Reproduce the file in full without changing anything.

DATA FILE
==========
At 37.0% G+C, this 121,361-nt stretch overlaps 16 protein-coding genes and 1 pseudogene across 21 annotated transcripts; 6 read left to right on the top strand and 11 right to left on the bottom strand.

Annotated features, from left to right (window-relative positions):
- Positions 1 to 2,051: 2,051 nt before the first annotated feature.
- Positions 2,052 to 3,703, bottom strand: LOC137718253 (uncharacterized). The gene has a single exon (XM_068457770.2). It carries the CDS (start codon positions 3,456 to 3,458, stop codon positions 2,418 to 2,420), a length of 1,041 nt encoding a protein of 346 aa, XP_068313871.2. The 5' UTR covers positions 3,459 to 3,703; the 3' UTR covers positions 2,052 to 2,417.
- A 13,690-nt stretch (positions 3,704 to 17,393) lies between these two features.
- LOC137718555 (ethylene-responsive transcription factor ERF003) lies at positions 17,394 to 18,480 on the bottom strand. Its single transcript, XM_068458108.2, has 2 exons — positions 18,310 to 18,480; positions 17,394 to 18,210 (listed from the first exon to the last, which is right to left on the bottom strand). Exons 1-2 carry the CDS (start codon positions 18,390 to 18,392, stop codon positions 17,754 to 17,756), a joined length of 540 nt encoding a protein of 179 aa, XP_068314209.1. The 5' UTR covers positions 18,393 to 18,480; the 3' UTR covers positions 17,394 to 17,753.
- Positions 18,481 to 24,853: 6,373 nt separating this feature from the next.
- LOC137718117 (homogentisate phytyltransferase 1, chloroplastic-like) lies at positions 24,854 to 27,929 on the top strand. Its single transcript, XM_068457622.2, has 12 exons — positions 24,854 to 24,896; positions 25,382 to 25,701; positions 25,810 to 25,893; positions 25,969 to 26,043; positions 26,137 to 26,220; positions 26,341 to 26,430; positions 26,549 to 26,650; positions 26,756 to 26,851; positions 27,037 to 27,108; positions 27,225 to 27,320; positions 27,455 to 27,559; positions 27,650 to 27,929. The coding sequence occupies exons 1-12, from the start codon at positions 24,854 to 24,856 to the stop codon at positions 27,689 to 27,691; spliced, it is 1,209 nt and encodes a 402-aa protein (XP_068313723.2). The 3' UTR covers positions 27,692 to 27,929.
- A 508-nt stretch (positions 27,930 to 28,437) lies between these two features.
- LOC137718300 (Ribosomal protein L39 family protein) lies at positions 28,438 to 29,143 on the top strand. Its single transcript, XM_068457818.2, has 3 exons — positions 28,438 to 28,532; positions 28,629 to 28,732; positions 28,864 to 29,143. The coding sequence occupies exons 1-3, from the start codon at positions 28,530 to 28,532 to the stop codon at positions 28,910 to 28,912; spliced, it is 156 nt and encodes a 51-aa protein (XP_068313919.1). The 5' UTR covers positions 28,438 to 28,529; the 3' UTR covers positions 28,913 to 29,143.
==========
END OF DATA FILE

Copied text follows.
At 37.0% G+C, this 121,361-nt stretch overlaps 16 protein-coding genes and 1 pseudogene across 21 annotated transcripts; 6 read left to right on the top strand and 11 right to left on the bottom strand.

Annotated features, from left to right (window-relative positions):
- Positions 1 to 2,051: 2,051 nt before the first annotated feature.
- Positions 2,052 to 3,703, bottom strand: LOC137718253 (uncharacterized). The gene has a single exon (XM_068457770.2). It carries the CDS (start codon positions 3,456 to 3,458, stop codon positions 2,418 to 2,420), a length of 1,041 nt encoding a protein of 346 aa, XP_068313871.2. The 5' UTR covers positions 3,459 to 3,703; the 3' UTR covers positions 2,052 to 2,417.
- A 13,690-nt stretch (positions 3,704 to 17,393) lies between these two features.
- LOC137718555 (ethylene-responsive transcription factor ERF003) lies at positions 17,394 to 18,480 on the bottom strand. Its single transcript, XM_068458108.2, has 2 exons — positions 18,310 to 18,480; positions 17,394 to 18,210 (listed from the first exon to the last, which is right to left on the bottom strand). Exons 1-2 carry the CDS (start codon positions 18,390 to 18,392, stop codon positions 17,754 to 17,756), a joined length of 540 nt encoding a protein of 179 aa, XP_068314209.1. The 5' UTR covers positions 18,393 to 18,480; the 3' UTR covers positions 17,394 to 17,753.
- Positions 18,481 to 24,853: 6,373 nt separating this feature from the next.
- LOC137718117 (homogentisate phytyltransferase 1, chloroplastic-like) lies at positions 24,854 to 27,929 on the top strand. Its single transcript, XM_068457622.2, has 12 exons — positions 24,854 to 24,896; positions 25,382 to 25,701; positions 25,810 to 25,893; positions 25,969 to 26,043; positions 26,137 to 26,220; positions 26,341 to 26,430; positions 26,549 to 26,650; positions 26,756 to 26,851; positions 27,037 to 27,108; positions 27,225 to 27,320; positions 27,455 to 27,559; positions 27,650 to 27,929. The coding sequence occupies exons 1-12, from the start codon at positions 24,854 to 24,856 to the stop codon at positions 27,689 to 27,691; spliced, it is 1,209 nt and encodes a 402-aa protein (XP_068313723.2). The 3' UTR covers positions 27,692 to 27,929.
- A 508-nt stretch (positions 27,930 to 28,437) lies between these two features.
- LOC137718300 (Ribosomal protein L39 family protein) lies at positions 28,438 to 29,143 on the top strand. Its single transcript, XM_068457818.2, has 3 exons — positions 28,438 to 28,532; positions 28,629 to 28,732; positions 28,864 to 29,143. The coding sequence occupies exons 1-3, from the start codon at positions 28,530 to 28,532 to the stop codon at positions 28,910 to 28,912; spliced, it is 156 nt and encodes a 51-aa protein (XP_068313919.1). The 5' UTR covers positions 28,438 to 28,529; the 3' UTR covers positions 28,913 to 29,143.